Since then, the method has been developed and perfected, to the point where it has become an art which maestro Eddy Baillifard is willing and able to teach you. The ambassador of this typical Valais cheese and a great proponent of local products in Bruson’s Raclett’House restaurant since 2015, Eddy is one of the region’s unmissable personalities.
You start with the basics! Every good student knows that before you get onto the practical work, it’s important to master some sound theoretical principles. It’s a chance to learn a bit more about this famous, yet little-known, cheese. Where does it come from? How’s it made? How do you take care of it? And how long does it keep? And, above all, what equipment does the perfect “racleur” need? From the alpine meadow to the plate, you’ll learn a little more about the secrets of raclette cheese.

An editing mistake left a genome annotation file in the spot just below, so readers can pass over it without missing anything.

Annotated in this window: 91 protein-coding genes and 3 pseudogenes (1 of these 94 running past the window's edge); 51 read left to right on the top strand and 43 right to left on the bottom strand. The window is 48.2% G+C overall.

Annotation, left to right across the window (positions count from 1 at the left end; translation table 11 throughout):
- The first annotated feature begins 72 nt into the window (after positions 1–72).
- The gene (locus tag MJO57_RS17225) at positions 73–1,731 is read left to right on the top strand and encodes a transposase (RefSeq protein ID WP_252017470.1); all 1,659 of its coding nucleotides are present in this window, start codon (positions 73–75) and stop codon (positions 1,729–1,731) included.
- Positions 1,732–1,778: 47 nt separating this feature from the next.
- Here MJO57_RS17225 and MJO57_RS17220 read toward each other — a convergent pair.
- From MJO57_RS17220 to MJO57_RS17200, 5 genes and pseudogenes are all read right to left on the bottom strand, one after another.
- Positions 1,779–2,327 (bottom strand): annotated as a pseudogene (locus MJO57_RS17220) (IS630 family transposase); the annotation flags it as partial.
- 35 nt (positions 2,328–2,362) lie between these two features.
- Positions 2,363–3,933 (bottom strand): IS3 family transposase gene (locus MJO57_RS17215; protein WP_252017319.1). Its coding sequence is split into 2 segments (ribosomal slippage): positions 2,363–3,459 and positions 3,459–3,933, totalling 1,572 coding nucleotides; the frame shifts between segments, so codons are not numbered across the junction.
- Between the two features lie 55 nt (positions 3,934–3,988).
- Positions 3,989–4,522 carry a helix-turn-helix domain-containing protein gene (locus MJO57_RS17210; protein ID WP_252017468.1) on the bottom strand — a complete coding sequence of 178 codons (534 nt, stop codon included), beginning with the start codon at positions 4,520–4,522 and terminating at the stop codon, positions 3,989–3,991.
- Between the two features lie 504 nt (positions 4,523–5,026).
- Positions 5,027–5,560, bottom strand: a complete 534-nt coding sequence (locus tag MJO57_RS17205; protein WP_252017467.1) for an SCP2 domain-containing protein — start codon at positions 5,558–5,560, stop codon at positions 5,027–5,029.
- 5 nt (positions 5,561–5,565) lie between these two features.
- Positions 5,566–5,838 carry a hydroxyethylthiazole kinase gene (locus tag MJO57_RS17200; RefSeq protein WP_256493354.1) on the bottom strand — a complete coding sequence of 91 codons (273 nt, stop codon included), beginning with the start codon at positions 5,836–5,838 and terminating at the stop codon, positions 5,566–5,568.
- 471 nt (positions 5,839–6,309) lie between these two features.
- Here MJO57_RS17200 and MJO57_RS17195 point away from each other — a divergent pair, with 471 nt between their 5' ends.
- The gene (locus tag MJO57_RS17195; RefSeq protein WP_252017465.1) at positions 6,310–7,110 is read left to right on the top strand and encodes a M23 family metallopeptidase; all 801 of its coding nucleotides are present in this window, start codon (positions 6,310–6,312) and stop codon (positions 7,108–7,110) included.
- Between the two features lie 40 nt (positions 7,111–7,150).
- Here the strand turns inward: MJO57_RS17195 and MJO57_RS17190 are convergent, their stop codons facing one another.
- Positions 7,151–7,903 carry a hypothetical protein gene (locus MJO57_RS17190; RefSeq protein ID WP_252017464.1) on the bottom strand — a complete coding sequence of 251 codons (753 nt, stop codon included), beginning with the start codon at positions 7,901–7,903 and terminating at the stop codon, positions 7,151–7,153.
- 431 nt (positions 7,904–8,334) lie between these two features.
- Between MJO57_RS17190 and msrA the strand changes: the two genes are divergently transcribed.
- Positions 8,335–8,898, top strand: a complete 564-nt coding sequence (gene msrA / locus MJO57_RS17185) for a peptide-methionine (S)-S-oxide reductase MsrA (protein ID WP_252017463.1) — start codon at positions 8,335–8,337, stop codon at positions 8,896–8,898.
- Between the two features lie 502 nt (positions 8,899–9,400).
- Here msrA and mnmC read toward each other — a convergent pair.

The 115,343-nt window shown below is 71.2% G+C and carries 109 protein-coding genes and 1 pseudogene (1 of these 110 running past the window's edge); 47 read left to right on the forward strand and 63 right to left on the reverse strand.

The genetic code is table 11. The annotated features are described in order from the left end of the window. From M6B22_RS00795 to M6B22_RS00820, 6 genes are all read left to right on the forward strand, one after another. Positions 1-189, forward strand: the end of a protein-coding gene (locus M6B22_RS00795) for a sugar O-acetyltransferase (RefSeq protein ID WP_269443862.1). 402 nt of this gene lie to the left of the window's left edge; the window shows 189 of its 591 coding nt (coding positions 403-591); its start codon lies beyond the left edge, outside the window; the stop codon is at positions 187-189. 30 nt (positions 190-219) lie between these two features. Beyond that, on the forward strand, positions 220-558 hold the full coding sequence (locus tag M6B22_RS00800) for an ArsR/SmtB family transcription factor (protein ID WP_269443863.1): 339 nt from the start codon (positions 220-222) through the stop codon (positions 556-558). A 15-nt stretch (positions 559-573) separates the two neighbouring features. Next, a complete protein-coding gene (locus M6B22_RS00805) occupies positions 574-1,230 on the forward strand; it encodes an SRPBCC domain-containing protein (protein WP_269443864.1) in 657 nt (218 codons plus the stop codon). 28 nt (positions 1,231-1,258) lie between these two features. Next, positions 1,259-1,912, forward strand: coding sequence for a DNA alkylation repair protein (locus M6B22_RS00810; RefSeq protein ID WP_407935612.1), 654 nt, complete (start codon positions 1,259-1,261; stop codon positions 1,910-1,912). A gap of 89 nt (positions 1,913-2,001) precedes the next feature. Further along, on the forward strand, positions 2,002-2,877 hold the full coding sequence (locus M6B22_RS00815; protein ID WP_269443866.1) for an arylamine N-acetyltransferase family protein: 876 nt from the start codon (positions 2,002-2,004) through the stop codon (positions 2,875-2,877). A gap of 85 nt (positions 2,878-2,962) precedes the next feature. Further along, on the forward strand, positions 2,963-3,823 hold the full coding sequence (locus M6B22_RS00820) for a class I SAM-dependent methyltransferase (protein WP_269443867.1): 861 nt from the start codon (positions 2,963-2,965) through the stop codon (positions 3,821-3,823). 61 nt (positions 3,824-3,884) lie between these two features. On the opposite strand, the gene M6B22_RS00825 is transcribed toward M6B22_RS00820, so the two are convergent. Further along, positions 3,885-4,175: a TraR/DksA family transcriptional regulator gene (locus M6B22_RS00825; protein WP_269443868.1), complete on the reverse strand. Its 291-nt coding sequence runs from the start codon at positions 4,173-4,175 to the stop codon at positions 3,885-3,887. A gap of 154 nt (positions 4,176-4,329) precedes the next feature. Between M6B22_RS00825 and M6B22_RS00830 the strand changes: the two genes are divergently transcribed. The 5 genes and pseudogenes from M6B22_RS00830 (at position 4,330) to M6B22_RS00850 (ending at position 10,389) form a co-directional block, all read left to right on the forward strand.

Now, let’s get serious about this. A good raclette requires precision, and all the senses come into play when you have to decide the moment has come to scrape (“racler”). You listen out for when the cheese starts to crackle. You look out for the first bubbles and signs of browning. That’s it, it’s ready! A quick sliding motion with the back of the knife, and there you have it! Go on now, it’s your turn to try.
Once you’ve mastered the movement, the long-awaited moment is here: the tasting! Eddy’s raclette is a real treat. Contented and replete, you can go home with pride, with a new string to your bow and a certificate as an expert racleur to prove it.